Balancing the risks and opportunities of enhancing Criminal Justice with Artificial Intelligence José Santos April 28, 2023

Balancing the risks and opportunities of enhancing Criminal Justice with Artificial Intelligence

IPS_Innovative Prison Systems has been invited to participate in a major European Commission conference to discuss the use of AI in Criminal Justice systems. The event, entitled ‘Judicial Training: The Right Skills to Embrace the Digitalisation of Justice’ is aimed at developing knowledge for training European Criminal Justice professionals.

Over the past few years, the use of artificial intelligence (AI) in Justice settings has become a topic of discussion at the highest institutional level in Europe. Policymakers and stakeholders have been grappling with the benefits and challenges associated with AI in the sector, seeking to ensure that its implementation is fair, transparent, and aligned with fundamental rights and values.

To this end, European institutions have been working to develop, disseminate, and implement a range of resolutions, recommendations, and policies to guide Member States. The goal is to ensure that the use of AI in the justice sector is carried out in a responsible and effective manner, and contributes to the delivery of fair and just outcomes for all citizens.

Weighing the use of Artificial Intelligence in prisons and probation

Given this context, it is fitting that Artificial Intelligence was one of the key topics discussed at a high-level European Commission conference focused on the digitalisation of Justice. IPS_Innovative Prison Systems, represented by its CEO, Pedro das Neves, had the opportunity to share insights on the need to balance risks and opportunities that emerge from the use of AI in Criminal Justice systems.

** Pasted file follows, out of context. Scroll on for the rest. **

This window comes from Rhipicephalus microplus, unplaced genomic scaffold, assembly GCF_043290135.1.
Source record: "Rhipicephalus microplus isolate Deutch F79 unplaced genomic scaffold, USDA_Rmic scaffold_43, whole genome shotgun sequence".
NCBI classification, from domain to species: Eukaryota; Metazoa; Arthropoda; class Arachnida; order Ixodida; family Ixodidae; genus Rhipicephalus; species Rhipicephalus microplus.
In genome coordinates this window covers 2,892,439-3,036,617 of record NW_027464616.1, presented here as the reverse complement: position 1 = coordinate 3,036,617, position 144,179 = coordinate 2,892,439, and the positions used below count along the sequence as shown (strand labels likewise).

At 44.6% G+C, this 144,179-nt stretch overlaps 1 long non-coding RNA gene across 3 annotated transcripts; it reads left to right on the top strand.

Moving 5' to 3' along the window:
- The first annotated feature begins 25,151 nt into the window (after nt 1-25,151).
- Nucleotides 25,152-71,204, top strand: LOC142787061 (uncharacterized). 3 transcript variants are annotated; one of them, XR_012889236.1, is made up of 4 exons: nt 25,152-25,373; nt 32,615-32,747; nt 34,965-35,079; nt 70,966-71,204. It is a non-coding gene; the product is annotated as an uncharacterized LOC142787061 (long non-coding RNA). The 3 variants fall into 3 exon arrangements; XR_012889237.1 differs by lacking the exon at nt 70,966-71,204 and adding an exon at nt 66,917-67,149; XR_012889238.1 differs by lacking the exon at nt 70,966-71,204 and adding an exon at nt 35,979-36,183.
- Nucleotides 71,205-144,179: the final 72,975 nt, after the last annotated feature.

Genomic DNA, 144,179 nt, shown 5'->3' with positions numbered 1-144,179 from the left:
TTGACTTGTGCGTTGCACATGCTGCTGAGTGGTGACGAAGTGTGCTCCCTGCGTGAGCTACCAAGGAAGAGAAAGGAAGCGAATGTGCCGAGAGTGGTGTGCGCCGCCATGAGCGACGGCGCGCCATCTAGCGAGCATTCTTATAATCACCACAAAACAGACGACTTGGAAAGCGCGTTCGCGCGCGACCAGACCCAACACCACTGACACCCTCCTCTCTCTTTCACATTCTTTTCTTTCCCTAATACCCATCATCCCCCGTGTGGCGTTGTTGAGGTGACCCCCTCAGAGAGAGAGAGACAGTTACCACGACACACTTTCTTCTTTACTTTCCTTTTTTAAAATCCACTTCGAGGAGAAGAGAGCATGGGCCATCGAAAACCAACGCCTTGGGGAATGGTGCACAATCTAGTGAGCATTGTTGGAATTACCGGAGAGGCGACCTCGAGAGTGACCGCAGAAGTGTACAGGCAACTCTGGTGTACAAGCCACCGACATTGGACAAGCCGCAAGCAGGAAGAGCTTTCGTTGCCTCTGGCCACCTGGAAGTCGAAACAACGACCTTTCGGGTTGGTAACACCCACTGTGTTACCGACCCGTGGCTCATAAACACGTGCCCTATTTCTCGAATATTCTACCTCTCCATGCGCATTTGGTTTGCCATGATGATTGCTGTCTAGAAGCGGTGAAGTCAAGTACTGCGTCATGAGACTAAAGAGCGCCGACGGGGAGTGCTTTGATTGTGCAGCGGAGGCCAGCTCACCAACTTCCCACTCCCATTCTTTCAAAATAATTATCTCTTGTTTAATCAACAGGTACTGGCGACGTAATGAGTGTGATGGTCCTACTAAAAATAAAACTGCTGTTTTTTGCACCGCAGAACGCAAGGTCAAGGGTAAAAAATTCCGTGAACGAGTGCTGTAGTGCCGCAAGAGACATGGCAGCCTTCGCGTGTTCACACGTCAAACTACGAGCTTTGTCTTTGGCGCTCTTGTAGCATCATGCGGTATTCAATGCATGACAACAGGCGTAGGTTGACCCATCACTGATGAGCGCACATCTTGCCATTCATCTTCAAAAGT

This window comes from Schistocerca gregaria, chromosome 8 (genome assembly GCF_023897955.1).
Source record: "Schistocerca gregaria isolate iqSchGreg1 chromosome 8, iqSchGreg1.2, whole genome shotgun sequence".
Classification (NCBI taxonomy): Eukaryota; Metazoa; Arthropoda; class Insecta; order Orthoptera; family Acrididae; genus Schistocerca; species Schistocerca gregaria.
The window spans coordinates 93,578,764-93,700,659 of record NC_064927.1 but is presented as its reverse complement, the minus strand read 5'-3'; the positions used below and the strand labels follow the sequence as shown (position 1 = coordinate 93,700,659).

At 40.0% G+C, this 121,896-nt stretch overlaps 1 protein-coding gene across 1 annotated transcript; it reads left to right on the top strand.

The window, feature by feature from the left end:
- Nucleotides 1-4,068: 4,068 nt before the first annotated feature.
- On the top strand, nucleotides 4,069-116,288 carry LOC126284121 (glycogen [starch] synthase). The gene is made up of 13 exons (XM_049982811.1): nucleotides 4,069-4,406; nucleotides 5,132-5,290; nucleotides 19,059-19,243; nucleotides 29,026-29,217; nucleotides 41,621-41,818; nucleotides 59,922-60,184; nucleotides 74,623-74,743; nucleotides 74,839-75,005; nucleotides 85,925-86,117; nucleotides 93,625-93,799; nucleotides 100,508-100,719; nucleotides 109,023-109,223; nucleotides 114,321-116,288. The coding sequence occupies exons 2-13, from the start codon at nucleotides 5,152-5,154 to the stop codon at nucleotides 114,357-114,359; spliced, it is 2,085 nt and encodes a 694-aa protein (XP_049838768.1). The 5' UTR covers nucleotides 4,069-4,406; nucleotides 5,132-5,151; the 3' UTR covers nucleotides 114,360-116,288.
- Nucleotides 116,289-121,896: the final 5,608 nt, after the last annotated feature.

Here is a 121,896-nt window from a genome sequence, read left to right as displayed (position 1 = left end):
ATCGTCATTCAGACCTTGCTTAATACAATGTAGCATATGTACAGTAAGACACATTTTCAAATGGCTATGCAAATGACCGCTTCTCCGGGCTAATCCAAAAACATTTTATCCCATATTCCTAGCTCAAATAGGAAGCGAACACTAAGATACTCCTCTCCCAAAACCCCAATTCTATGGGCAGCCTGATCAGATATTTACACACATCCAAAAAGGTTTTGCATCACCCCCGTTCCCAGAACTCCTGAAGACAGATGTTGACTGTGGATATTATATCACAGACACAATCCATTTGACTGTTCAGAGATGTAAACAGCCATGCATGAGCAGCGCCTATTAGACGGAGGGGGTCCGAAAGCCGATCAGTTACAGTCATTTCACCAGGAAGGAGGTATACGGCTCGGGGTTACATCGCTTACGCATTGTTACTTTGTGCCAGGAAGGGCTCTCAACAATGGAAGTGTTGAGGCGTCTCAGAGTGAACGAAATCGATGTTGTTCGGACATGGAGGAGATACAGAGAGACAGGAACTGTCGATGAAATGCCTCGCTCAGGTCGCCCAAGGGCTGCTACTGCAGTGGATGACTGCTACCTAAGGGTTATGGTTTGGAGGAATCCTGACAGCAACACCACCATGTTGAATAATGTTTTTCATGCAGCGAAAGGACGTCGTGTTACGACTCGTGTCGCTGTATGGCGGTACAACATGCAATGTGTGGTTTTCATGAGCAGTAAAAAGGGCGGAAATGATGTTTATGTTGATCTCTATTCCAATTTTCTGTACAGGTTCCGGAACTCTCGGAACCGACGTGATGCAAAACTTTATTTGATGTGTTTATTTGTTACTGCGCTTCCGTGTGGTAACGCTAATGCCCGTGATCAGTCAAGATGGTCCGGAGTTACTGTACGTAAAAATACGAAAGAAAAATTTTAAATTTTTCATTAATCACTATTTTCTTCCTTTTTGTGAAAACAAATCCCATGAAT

While addressing the European concerns and regulation efforts, Pedro das Neves explored the potential use of AI in jails, prisons, and community supervision. One of the key points highlighted was the advantage of supporting decisions with reliable data, which can be obtained from daily operations and through structured risk and needs assessments of inmates.

Research has shown that information on individual offenders’ needs and risk level can significantly improve the accuracy of predictions about the probability of future criminal behaviour. This data can be used to develop AI-based decision-support systems that can aid in offender management and rehabilitation. Structured information can guide sentencing and parole decisions, facilitate the targeting of resources towards those most likely to re-offend, and enhance the validity of outcome information involving the effectiveness of programs, services, and interventions.

Moreover, Pedro das Neves addressed several key questions that need to be considered when implementing AI decision-support systems in prison and probation contexts. These concerns include assessing the current state of risk and needs assessment practices in Europe and ensuring they are evidence-based, validated, and consistent across different countries and jurisdictions. Finally, Pedro das Neves emphasised the need for proper staff training and outlining strategies for enhancing current risk and needs assessment practices.